#3251 – 1998 32c Contemporary Christmas: Chili Pepper Wreath

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U.S. #3251
1998 32¢ Chili Pepper Wreath
Wreaths
Issue Date: October 15, 1998
City: Christmas, MI
Quantity: 71,500,000
Printed By: Banknote Corporation of America
Printing Method: Lithographed
Perforations: 11.4 x 11.5
Color: Multicolored
 
In some areas of the United States, various ethnic groups observe the Christmas holiday much the same as their ancestors did. This is true in the southwestern area of the country, where Spanish customs are popular.
 
In the southwest, Christmas is a very festive and happy time of year. A crèche, or nativity scene, is often set up in the home. Once the crèche is on the table or mantel, it is time to prepare the holiday meal. It will include roast lamb or pork; baked red cabbage stuffed with fried onions and peppers; almond and milk soup; baked pumpkin, and sweet potatoes. Grandparents, parents, brothers, sisters, aunts, uncles, and cousins all gather for the dinner, which is never eaten until after midnight on Christmas Eve. After the meal, the entire family sits around the Christmas tree to sing hymns and carols. The following morning, they attend church. 
 
Children in the southwest are not visited by Santa Claus on Christmas morning. Instead, the three Wise Men leave gifts for them on the night of the sixth of January. Youngsters leave their shoes on porches, hoping they will wake to find them full of candy, fruit, and toys. Today, many of the holiday traditions popular in the southwest are like those other Americans enjoy. But people still celebrate the customs of their ancestors.
 
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U.S. #3251
1998 32¢ Chili Pepper Wreath
Wreaths

Issue Date: October 15, 1998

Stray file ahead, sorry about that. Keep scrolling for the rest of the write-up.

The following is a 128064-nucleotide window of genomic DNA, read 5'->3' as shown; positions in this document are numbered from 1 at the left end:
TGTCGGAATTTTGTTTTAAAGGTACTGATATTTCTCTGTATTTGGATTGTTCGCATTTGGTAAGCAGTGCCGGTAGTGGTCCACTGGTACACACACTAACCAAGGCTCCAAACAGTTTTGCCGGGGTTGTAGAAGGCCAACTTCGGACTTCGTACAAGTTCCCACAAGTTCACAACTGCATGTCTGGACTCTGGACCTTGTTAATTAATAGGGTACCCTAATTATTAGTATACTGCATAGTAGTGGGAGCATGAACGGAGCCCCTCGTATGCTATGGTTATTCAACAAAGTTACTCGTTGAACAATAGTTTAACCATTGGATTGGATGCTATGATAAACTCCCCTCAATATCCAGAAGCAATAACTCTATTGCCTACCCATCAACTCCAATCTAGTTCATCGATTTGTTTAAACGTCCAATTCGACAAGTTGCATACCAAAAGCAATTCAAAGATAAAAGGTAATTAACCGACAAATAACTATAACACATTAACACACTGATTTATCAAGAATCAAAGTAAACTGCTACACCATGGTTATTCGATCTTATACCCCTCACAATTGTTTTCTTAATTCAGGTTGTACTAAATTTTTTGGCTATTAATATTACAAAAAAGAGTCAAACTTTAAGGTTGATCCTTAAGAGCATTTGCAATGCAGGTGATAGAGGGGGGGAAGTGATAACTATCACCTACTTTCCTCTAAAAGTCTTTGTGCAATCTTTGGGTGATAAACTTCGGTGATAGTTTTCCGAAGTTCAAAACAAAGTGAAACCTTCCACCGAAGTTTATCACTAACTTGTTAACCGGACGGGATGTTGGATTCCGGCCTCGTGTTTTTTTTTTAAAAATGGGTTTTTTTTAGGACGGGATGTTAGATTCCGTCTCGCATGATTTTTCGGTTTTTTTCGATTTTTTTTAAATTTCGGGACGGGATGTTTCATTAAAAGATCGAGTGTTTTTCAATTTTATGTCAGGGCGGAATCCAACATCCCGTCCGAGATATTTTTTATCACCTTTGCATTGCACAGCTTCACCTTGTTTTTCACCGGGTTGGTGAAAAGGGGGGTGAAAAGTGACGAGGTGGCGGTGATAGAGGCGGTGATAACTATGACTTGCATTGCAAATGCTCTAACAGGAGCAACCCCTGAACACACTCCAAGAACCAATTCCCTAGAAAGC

City: Christmas, MI
Quantity: 71,500,000
Printed By: Banknote Corporation of America
Printing Method: Lithographed
Perforations: 11.4 x 11.5
Color: Multicolored
 
In some areas of the United States, various ethnic groups observe the Christmas holiday much the same as their ancestors did. This is true in the southwestern area of the country, where Spanish customs are popular.
 
In the southwest, Christmas is a very festive and happy time of year. A crèche, or nativity scene, is often set up in the home. Once the crèche is on the table or mantel, it is time to prepare the holiday meal. It will include roast lamb or pork; baked red cabbage stuffed with fried onions and peppers; almond and milk soup; baked pumpkin, and sweet potatoes. Grandparents, parents, brothers, sisters, aunts, uncles, and cousins all gather for the dinner, which is never eaten until after midnight on Christmas Eve. After the meal, the entire family sits around the Christmas tree to sing hymns and carols. The following morning, they attend church. 
 
Children in the southwest are not visited by Santa Claus on Christmas morning. Instead, the three Wise Men leave gifts for them on the night of the sixth of January. Youngsters leave their shoes on porches, hoping they will wake to find them full of candy, fruit, and toys. Today, many of the holiday traditions popular in the southwest are like those other Americans enjoy. But people still celebrate the customs of their ancestors.